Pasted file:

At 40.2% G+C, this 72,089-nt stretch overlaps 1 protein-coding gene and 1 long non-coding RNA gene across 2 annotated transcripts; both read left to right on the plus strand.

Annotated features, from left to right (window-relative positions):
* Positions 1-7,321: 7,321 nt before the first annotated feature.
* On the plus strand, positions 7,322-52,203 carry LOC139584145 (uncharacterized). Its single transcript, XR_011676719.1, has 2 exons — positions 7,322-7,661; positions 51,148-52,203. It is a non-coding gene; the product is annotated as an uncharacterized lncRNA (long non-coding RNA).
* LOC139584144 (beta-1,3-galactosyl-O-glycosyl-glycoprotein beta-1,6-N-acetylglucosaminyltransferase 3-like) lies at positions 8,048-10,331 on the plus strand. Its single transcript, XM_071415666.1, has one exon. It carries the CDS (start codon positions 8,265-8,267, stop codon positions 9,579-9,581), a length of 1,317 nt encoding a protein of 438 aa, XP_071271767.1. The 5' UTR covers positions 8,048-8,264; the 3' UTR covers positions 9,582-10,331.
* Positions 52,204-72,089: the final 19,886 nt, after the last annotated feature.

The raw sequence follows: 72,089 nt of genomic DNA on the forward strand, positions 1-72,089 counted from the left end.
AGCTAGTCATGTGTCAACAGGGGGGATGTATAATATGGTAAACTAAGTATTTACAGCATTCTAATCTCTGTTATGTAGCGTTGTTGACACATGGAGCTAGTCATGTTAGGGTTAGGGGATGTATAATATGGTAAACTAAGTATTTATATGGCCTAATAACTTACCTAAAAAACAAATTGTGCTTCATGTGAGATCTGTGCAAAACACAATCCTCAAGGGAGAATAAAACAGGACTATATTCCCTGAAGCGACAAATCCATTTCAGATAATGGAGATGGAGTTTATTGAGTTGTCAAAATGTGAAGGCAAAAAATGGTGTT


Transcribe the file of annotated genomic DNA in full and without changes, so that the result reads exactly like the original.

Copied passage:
At 40.2% G+C, this 72,089-nt stretch overlaps 1 protein-coding gene and 1 long non-coding RNA gene across 2 annotated transcripts; both read left to right on the plus strand.

Annotated features, from left to right (window-relative positions):
* Positions 1-7,321: 7,321 nt before the first annotated feature.
* On the plus strand, positions 7,322-52,203 carry LOC139584145 (uncharacterized). Its single transcript, XR_011676719.1, has 2 exons — positions 7,322-7,661; positions 51,148-52,203. It is a non-coding gene; the product is annotated as an uncharacterized lncRNA (long non-coding RNA).
* LOC139584144 (beta-1,3-galactosyl-O-glycosyl-glycoprotein beta-1,6-N-acetylglucosaminyltransferase 3-like) lies at positions 8,048-10,331 on the plus strand. Its single transcript, XM_071415666.1, has one exon. It carries the CDS (start codon positions 8,265-8,267, stop codon positions 9,579-9,581), a length of 1,317 nt encoding a protein of 438 aa, XP_071271767.1. The 5' UTR covers positions 8,048-8,264; the 3' UTR covers positions 9,582-10,331.
* Positions 52,204-72,089: the final 19,886 nt, after the last annotated feature.

The raw sequence follows: 72,089 nt of genomic DNA on the forward strand, positions 1-72,089 counted from the left end.
AGCTAGTCATGTGTCAACAGGGGGGATGTATAATATGGTAAACTAAGTATTTACAGCATTCTAATCTCTGTTATGTAGCGTTGTTGACACATGGAGCTAGTCATGTTAGGGTTAGGGGATGTATAATATGGTAAACTAAGTATTTATATGGCCTAATAACTTACCTAAAAAACAAATTGTGCTTCATGTGAGATCTGTGCAAAACACAATCCTCAAGGGAGAATAAAACAGGACTATATTCCCTGAAGCGACAAATCCATTTCAGATAATGGAGATGGAGTTTATTGAGTTGTCAAAATGTGAAGGCAAAAAATGGTGTT